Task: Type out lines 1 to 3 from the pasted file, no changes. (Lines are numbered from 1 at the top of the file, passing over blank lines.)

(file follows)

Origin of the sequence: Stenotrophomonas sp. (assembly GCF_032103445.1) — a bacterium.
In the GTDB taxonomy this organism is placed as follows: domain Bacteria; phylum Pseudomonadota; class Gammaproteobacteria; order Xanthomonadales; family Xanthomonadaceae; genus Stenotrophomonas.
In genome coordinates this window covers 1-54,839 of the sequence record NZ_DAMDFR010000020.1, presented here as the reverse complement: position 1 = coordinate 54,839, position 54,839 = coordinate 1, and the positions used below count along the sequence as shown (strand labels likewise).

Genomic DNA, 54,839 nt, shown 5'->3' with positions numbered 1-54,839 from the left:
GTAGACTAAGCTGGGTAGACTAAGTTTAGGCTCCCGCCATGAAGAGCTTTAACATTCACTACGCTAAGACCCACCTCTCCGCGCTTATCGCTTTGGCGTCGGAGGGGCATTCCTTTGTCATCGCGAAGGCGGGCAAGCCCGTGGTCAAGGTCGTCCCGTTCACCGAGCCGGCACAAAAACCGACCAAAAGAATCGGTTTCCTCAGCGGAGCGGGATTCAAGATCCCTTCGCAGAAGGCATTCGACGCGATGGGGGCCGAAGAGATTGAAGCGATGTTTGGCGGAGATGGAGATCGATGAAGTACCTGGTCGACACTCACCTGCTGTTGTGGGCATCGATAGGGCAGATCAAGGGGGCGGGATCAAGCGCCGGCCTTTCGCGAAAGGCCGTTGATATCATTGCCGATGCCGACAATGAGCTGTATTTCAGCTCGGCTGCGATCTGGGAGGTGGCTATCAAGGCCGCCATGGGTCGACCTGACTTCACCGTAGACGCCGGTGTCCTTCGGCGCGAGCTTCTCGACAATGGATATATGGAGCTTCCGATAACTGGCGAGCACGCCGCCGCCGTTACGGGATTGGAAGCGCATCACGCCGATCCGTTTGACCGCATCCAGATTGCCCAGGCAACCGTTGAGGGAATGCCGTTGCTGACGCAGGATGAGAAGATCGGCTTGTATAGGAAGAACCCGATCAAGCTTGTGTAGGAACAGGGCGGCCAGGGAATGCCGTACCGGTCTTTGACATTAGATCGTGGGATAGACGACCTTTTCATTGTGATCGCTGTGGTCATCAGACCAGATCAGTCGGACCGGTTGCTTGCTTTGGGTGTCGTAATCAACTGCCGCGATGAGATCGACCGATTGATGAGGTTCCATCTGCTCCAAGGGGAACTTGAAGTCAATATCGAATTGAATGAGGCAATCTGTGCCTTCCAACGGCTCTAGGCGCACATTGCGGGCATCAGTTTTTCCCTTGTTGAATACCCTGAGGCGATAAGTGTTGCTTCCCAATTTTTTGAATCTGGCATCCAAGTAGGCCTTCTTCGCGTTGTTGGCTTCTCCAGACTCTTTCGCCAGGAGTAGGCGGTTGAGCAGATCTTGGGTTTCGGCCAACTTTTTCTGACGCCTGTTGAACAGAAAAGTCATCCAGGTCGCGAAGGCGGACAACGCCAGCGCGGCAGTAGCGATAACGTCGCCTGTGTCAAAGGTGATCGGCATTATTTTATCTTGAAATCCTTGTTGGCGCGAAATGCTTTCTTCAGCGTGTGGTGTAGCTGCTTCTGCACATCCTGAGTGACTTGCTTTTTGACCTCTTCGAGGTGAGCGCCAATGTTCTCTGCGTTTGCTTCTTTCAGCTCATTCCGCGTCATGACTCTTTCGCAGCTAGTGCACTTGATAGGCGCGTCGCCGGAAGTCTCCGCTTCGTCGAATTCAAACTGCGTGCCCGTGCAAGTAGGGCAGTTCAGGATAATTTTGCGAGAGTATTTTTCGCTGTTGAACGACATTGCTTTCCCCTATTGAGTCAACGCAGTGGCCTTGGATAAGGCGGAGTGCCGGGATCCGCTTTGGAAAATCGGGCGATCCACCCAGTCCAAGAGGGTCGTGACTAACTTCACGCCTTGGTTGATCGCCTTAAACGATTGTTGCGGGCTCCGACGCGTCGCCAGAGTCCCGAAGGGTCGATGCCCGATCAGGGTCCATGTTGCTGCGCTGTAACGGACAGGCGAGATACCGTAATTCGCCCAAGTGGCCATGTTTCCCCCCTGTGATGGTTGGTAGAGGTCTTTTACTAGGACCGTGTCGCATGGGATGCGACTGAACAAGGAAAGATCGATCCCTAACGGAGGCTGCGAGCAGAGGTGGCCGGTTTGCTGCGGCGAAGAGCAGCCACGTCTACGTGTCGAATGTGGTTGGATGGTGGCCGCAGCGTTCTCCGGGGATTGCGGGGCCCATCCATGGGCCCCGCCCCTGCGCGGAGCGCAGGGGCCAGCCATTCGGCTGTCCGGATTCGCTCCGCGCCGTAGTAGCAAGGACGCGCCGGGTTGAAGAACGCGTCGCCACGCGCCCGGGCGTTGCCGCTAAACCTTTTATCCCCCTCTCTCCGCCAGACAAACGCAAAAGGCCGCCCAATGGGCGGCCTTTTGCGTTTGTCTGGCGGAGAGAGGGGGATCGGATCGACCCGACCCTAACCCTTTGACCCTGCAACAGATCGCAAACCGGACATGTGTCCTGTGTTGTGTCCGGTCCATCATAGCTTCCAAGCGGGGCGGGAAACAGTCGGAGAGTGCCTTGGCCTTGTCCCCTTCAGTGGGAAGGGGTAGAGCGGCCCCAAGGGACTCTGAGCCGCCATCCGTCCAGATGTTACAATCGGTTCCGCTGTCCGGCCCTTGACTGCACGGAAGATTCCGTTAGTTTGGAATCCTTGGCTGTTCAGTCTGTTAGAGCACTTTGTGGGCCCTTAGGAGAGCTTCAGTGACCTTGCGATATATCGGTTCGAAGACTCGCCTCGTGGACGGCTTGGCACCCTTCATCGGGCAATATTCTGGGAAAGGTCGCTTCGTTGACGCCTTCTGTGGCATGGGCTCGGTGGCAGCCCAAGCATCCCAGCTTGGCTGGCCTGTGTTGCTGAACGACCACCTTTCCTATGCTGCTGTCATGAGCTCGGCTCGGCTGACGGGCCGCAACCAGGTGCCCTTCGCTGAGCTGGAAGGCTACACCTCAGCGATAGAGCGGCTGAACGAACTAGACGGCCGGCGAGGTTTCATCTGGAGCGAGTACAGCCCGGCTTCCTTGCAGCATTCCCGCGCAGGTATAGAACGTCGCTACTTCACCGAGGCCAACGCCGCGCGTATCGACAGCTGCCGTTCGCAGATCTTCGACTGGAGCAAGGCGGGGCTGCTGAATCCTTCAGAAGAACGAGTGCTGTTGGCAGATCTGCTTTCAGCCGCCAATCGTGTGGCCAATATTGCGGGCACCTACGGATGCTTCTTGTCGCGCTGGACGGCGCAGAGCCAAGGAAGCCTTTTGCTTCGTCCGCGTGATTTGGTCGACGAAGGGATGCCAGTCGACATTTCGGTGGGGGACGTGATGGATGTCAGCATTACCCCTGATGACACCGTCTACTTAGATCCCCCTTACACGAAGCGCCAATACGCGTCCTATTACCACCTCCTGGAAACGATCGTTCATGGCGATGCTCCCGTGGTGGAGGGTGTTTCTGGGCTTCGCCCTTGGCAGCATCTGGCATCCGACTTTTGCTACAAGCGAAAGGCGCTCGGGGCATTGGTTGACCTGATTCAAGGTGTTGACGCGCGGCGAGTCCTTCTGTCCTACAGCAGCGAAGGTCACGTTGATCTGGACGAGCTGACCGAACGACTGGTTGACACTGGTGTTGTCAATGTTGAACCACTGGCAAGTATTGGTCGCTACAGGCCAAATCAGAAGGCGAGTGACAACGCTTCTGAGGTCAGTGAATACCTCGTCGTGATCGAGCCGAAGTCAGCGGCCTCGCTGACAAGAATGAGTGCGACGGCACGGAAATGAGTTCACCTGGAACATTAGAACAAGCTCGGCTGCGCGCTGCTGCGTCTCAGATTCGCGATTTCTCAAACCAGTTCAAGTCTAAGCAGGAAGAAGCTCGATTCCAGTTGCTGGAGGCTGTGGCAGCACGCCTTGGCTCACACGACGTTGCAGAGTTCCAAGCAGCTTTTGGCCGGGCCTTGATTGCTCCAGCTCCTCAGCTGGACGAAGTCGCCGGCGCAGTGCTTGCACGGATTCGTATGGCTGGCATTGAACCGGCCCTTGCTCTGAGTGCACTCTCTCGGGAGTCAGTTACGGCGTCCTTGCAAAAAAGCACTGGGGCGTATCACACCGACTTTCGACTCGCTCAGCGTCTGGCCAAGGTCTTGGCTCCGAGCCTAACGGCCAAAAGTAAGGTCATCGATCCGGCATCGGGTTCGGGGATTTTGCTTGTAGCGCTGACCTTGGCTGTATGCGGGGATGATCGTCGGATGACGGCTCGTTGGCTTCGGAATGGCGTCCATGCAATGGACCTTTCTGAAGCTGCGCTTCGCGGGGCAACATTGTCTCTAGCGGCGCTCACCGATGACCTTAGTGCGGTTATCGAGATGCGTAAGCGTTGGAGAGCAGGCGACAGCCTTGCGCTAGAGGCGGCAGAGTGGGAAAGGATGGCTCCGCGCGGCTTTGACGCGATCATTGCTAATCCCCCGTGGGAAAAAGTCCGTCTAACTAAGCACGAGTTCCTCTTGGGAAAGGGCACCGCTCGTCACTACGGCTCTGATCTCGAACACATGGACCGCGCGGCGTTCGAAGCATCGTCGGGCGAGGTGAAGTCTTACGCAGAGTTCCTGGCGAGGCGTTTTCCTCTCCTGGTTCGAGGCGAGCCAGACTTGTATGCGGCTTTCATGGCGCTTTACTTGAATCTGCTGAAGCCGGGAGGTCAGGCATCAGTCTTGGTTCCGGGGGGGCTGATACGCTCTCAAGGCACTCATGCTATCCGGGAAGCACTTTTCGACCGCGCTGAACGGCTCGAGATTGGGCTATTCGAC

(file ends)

Origin of the sequence: Stenotrophomonas sp. (assembly GCF_032103445.1) — a bacterium.
In the GTDB taxonomy this organism is placed as follows: domain Bacteria; phylum Pseudomonadota; class Gammaproteobacteria; order Xanthomonadales; family Xanthomonadaceae; genus Stenotrophomonas.
In genome coordinates this window covers 1-54,839 of the sequence record NZ_DAMDFR010000020.1, presented here as the reverse complement: position 1 = coordinate 54,839, position 54,839 = coordinate 1, and the positions used below count along the sequence as shown (strand labels likewise).